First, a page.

The purpose of the allegations in the affirmative defenses of defendant's original answer was to set forth facts which if proved might influence the trial court in the exercise of the discretion conferred upon it by statute to grant or deny a divorce where husband and wife have lived separate and apart for three consecutive years without cohabitation. The unpaid loan and overdue separate maintenance money might also be considered by that court in connection with questions relating to support money, alimony and other allowances; but the right to receive alimony is a personal, not a property right. Foy v. Smith's Estate, 58 Nev. 371, 81 P.2d 1065. Whether or not an issue involving property rights would be raised if either the unpaid loan or overdue separate maintenance money were a proper subject of cross-complaint in this state, it seems clear that when such matters are pleaded in affirmative defenses to a complaint for divorce on the ground above mentioned, such plea does not give rise to a controversy involving property rights. If it be conceded that the unpaid loan is a debt, and if it be assumed, for purposes of discussion, that the overdue separate maintenance money is also a debt, neither one was the property of plaintiff, for, as stated in Dibert v. D'Arcy, 248 Mo. 617, 154 S.W. 1116, at page 1129, "debts are far from being the `property' of the debtor." Whether the plaintiff in fact owned any property the court does not know; but nowhere in the record does it appear that he owned or had an interest in any kind of property whatsoever. The record is all we have to go by, and it shows that if either of the parties had any property, it was the defendant. Plaintiff did not bring any property rights before the court for adjudication, and so waived any claim or right in or to any property of defendant. Ambrose v. Moore, 46 Wn. 463, 90 P. 588, 11 L.R.A., N.S., 103. The only property, if any, brought by defendant before the court for adjudication was her own. Under these circumstances, even if defendant's affirmative defenses had not been stricken, the court is of opinion that no controversy involving property rights would have been presented in this case.
9. If property rights were involved, the court would not dismiss the appeal. No property rights being involved, should we nevertheless deny the motion to dismiss, proceed with the appeal and, without ordering a new trial, simply reverse the judgment, thus placing appellant in the position of having been plaintiff's wife until he died, and, as counsel says, "his widow for all purposes" since that time?
By the weight of authority the appeal should be dismissed, and no authority is cited to the effect that it should not. The court, however, has considered this question and will now briefly discuss it.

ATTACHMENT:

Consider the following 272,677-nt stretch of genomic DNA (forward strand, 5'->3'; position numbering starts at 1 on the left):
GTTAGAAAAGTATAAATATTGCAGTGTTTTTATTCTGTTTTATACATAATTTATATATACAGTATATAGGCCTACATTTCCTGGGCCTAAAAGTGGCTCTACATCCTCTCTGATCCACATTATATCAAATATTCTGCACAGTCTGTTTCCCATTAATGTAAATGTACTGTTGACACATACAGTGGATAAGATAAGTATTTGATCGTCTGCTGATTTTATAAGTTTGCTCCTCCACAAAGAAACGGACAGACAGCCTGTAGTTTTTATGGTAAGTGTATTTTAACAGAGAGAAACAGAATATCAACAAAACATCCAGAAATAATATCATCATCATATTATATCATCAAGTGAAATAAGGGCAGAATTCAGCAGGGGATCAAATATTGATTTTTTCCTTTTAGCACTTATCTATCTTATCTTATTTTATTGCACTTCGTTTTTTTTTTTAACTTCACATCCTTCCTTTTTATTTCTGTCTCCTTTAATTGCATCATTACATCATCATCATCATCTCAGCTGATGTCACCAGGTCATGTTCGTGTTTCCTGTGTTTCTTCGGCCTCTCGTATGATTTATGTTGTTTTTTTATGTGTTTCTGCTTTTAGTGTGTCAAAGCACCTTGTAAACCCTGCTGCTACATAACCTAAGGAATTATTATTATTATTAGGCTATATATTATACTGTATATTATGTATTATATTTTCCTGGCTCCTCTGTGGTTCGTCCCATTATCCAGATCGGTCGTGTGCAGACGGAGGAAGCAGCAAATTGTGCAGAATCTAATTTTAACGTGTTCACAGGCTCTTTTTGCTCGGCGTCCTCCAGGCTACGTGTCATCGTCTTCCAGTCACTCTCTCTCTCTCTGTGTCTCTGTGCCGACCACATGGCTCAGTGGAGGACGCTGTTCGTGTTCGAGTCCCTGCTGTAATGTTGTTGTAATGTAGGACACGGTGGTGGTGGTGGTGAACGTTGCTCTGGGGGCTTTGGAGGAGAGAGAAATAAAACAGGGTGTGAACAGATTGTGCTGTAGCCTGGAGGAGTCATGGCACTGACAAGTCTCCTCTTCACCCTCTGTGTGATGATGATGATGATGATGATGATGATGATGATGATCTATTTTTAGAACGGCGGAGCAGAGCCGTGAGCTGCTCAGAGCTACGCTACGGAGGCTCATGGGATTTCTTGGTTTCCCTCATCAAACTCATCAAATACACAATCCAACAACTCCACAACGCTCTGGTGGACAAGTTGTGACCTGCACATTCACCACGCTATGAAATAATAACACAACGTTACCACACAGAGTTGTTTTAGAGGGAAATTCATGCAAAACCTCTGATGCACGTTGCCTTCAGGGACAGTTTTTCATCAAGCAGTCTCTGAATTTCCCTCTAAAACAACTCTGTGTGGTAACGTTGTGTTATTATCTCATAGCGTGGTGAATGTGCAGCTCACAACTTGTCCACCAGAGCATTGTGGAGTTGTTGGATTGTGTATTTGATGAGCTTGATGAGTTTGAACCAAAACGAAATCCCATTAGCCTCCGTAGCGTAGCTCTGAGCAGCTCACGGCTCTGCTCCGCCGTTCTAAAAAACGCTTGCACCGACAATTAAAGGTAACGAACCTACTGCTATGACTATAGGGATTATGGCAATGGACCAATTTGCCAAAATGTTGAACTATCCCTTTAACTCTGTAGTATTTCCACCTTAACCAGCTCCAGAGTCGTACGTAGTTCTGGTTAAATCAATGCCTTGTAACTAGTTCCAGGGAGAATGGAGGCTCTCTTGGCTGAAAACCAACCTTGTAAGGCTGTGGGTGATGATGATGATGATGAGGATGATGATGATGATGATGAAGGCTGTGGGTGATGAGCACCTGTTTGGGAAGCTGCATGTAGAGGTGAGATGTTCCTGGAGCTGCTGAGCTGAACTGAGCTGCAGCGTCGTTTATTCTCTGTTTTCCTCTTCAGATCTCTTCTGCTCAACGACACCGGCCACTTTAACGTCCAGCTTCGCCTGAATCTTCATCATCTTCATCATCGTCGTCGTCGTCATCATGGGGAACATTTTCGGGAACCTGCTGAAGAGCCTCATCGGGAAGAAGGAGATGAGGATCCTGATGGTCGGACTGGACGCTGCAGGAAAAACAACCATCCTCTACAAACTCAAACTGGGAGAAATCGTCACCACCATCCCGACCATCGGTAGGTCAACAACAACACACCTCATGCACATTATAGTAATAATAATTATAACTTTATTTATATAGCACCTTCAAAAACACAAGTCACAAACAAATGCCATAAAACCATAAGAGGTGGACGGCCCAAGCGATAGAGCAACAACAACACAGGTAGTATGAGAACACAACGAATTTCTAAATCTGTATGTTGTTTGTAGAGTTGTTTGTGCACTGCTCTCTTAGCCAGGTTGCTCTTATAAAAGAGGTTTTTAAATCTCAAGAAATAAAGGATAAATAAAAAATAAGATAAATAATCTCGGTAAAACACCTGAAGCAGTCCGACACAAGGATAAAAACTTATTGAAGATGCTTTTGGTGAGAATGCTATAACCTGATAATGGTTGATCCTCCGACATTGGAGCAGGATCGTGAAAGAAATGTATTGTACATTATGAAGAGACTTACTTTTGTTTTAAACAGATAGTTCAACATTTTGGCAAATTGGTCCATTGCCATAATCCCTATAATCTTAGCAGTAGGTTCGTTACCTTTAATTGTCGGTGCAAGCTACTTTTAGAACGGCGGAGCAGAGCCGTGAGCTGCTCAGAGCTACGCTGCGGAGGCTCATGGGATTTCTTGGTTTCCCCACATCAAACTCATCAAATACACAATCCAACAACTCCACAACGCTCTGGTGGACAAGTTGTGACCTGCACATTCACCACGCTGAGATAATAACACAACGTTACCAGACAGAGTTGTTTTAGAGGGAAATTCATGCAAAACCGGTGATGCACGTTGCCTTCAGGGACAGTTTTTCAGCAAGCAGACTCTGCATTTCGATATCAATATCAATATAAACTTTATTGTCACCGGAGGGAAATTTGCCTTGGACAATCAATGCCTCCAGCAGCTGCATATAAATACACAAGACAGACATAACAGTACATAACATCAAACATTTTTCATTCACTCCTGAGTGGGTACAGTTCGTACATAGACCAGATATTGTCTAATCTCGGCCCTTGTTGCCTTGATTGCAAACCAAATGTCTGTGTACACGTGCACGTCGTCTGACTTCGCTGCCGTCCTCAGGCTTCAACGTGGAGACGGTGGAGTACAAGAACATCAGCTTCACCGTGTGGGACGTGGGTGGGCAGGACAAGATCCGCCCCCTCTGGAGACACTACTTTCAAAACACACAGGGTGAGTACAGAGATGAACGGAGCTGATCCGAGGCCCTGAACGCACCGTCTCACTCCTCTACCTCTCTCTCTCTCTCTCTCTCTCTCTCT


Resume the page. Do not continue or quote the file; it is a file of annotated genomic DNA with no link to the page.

Though there is no controversy as to property rights in this case, it could be argued that there may be property rights in fact, and that appellant might be denied her right of inheritance or other property rights unless the judgment awarding plaintiff a divorce be reversed. But if any facts or circumstances exist by reason of which, under any law, appellant will be prejudiced with respect to her property rights unless there be a reversal, such could have been shown by the presentation of affidavits or other evidence in connection with the present motion. Chatterton v. Chatterton, 231 Ill. 449, 83 N.E. 161, 121 Am. St. Rep. 339. Appellant had notice of the contention that no property rights are involved, as that was one of the grounds upon which the suggestion and motion for dismissal was based; but except for the unpaid loan and overdue separate maintenance money, she has not shown or suggested that a failure to reverse the judgment would operate to deprive her of, or prejudice her with respect to, any property right.
10. It could also be argued that unless there be a reversal, appellant will be in the position of having violated her marital obligations, and that it would therefore be unfair to her to let the decree of the trial court stand unreversed. The answer to such a contention is that in a divorce case brought on the ground that the parties have lived separate and apart for three consecutive years without cohabitation, the trial court may, provided its discretion be not abused, grant a divorce to a plaintiff who has been at fault, from a defendant who has been entirely without fault. George v. George, 56 Nev. 12, 41 P.2d 1059, 97 A.L.R. 983. In the instant case no wrongdoing of any kind was imputed to appellant, either in the court's findings or in the decree. In the findings the court does point out that appellant had previously been awarded a separate maintenance decree on the ground of plaintiff's cruelty. Certainly this is not a reflection on appellant's character or conduct.
11. As appellant had good ground for taking an appeal, she will be awarded her costs in this court.
Appeal dismissed, with costs to appellant.